ASH 2013: Can New Gene Therapy Help Without Causing Leukemia?

A presentation at the American Society of Hematology meeting demonstrated a very small study indicating that kids with so-called "bubble-boy disease" may benefit from gene therapy without the common side effect of leukemia.

The study was conducted by Sun-Yun Pai, M.D., of the Dana Farber Cancer Institute and Boston's Children's Hospital, and colleagues. Out of nine children under one year old and diagnosed with X-linked severe combined immunodeficiency (SCID) who were given a self-inactivating (SIN) gammaretroviral vector, seven were doing well after three years.

Typically the treatment for SCID involves a stem cell transplant, but finding donors takes a very long time in most cases.

Gene therapy an 'attractive option'

Pai was quoted by MedPage Today as saying:

Without curative therapy such as bone marrow transplantation, these boys die of opportunistic or community-acquired viral infection. Outcomes for boys who do not have well-matched donors are suboptimal. For these patients, gene therapy is an attractive option.

SCID is an otherwise fatal disease and genetic therapy has been attempted in these kids before, but several of them from a French study who were given a different gammaretroviral vector developed T-cell acute lymphoblastic leukemia. One of the patients died while the others recovered. Since the other kids recovered and are said to be doing well, this justified a similar gene therapy approach, but one that tried to eliminate the leukemia risk.

While it appears that Pai's group has done that, it should be added that in the other trial, the kids who developed leukemia developed the disease at the three- to five-year mark, so there's no assurance that kids from this group will not develop the blood cancer too.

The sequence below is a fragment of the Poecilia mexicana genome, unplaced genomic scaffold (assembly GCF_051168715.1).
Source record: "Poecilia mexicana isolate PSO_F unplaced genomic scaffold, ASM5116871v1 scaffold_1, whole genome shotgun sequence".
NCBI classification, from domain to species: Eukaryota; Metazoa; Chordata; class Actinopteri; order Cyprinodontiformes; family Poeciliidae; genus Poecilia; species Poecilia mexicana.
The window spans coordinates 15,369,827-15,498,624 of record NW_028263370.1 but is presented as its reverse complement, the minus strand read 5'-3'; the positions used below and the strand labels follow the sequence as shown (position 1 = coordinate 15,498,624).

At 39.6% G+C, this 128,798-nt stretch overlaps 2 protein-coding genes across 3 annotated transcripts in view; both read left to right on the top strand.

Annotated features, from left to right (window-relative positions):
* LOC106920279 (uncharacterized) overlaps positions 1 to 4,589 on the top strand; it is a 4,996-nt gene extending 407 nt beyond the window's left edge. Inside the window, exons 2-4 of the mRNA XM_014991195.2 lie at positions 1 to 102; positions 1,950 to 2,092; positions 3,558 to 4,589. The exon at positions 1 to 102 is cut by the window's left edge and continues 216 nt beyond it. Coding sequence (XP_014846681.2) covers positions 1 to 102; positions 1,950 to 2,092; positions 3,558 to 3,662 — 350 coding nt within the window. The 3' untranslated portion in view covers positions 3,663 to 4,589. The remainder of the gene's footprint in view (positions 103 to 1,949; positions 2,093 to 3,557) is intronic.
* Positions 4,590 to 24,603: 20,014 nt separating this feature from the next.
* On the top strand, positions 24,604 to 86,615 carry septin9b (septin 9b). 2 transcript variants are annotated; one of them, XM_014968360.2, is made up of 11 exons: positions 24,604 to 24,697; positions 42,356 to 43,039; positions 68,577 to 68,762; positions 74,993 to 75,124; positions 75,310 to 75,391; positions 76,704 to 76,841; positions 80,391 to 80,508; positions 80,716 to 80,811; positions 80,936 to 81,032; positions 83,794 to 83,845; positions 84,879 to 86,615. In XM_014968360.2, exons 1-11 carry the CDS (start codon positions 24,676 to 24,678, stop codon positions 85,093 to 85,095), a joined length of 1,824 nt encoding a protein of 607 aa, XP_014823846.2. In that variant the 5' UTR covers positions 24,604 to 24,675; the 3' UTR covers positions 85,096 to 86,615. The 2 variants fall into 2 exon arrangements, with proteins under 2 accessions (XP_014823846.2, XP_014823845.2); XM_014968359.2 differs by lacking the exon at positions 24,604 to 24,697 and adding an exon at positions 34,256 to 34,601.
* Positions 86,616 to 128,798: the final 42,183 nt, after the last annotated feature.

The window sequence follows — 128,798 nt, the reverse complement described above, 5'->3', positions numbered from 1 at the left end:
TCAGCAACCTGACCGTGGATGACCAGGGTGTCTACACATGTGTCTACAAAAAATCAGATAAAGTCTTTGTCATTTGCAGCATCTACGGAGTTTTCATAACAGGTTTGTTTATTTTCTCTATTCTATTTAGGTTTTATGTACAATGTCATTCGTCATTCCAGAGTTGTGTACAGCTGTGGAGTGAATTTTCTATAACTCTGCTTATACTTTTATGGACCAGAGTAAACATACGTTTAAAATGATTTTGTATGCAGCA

Source: MedPage Today

More Articles

More Articles

This article looks at the Non-Hodgkin's Lymphoma survival rate as well as the Non-Hodgkin's Lymphoma mortality rate ....

The term NK T cell lymphoma refers to one of two subtypes of lymphoma that affect the NK (Natural Killer)...

Canine lymphoma is a fairly common cancer in American dogs. The most commonly seen lymphoma in America is a type called Lymphosarcoma, although...

Prednisone is a glucocorticosteroid (a steroid) used in the treatment of many types of cancers. It functions as an anti-inflammatory medicine that...

Marginal zone lymphomas (MZL) are indolent lymphomas that affect the B-cells. The...

Large Cell Lymphoma (LCL) is typically an aggressive (fast growing) cancer of either the B cell or T cell type. They are one of the most common...

A B cell is a type of lymphocyte that produces antibodies to fight infections. These are the most prevalent lymphocytes in the bloodstream and are...

Aggressive Non-Hodgkin’s Lymphomas (NHLs) are fast growing cancers (as opposed to indolent cancers). They involve...

A lymphoma prognosis varies greatly depending on the type of lymphoma. There are more than 35 types of lymphoma, including 5 types of...

What causes lymphoma is not well known. DNA mutations may be what causes lymphoma to develop but what triggers these mutations is...

Often the one who makes the first diagnosis of Hodgkin's Lymphoma / Disease is the person affected. There are some...

Lymphedema is abnormal swelling due to the presence of excess lymphatic fluid within the tissues. This swelling occurs when the...

RICE is an acronym for an anti-cancer treatment that expresses a combination chemotherapeutic regimen. This regimen is written variously as "R+ICE...

Hodgkin's Disease—also referred to as Hodgkin's Lymphoma, these are the exact same diseases, just...

Lymphoma is a cancer affecting the white blood cells (lymphocytes) of the body's immune system. The cells begin to grow abnormally and much faster...